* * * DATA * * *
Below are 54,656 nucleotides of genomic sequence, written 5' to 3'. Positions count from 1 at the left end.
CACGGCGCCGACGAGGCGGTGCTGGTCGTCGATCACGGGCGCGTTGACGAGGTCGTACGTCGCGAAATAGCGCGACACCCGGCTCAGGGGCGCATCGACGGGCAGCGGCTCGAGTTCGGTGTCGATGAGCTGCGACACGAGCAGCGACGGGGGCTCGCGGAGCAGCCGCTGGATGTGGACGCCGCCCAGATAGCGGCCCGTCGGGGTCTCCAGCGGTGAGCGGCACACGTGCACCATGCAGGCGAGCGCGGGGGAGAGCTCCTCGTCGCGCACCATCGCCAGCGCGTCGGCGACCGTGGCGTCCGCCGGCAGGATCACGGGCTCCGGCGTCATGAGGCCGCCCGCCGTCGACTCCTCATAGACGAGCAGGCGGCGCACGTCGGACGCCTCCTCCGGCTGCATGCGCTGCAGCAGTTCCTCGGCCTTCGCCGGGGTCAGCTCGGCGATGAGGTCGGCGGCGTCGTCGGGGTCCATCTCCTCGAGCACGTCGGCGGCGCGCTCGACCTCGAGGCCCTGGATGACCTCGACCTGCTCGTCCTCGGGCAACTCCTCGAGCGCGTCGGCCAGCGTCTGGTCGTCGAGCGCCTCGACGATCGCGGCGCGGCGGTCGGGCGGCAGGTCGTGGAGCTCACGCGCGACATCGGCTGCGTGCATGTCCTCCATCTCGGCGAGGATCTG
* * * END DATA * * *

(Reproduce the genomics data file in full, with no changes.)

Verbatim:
Below are 54,656 nucleotides of genomic sequence, written 5' to 3'. Positions count from 1 at the left end.
CACGGCGCCGACGAGGCGGTGCTGGTCGTCGATCACGGGCGCGTTGACGAGGTCGTACGTCGCGAAATAGCGCGACACCCGGCTCAGGGGCGCATCGACGGGCAGCGGCTCGAGTTCGGTGTCGATGAGCTGCGACACGAGCAGCGACGGGGGCTCGCGGAGCAGCCGCTGGATGTGGACGCCGCCCAGATAGCGGCCCGTCGGGGTCTCCAGCGGTGAGCGGCACACGTGCACCATGCAGGCGAGCGCGGGGGAGAGCTCCTCGTCGCGCACCATCGCCAGCGCGTCGGCGACCGTGGCGTCCGCCGGCAGGATCACGGGCTCCGGCGTCATGAGGCCGCCCGCCGTCGACTCCTCATAGACGAGCAGGCGGCGCACGTCGGACGCCTCCTCCGGCTGCATGCGCTGCAGCAGTTCCTCGGCCTTCGCCGGGGTCAGCTCGGCGATGAGGTCGGCGGCGTCGTCGGGGTCCATCTCCTCGAGCACGTCGGCGGCGCGCTCGACCTCGAGGCCCTGGATGACCTCGACCTGCTCGTCCTCGGGCAACTCCTCGAGCGCGTCGGCCAGCGTCTGGTCGTCGAGCGCCTCGACGATCGCGGCGCGGCGGTCGGGCGGCAGGTCGTGGAGCTCACGCGCGACATCGGCTGCGTGCATGTCCTCCATCTCGGCGAGGATCTG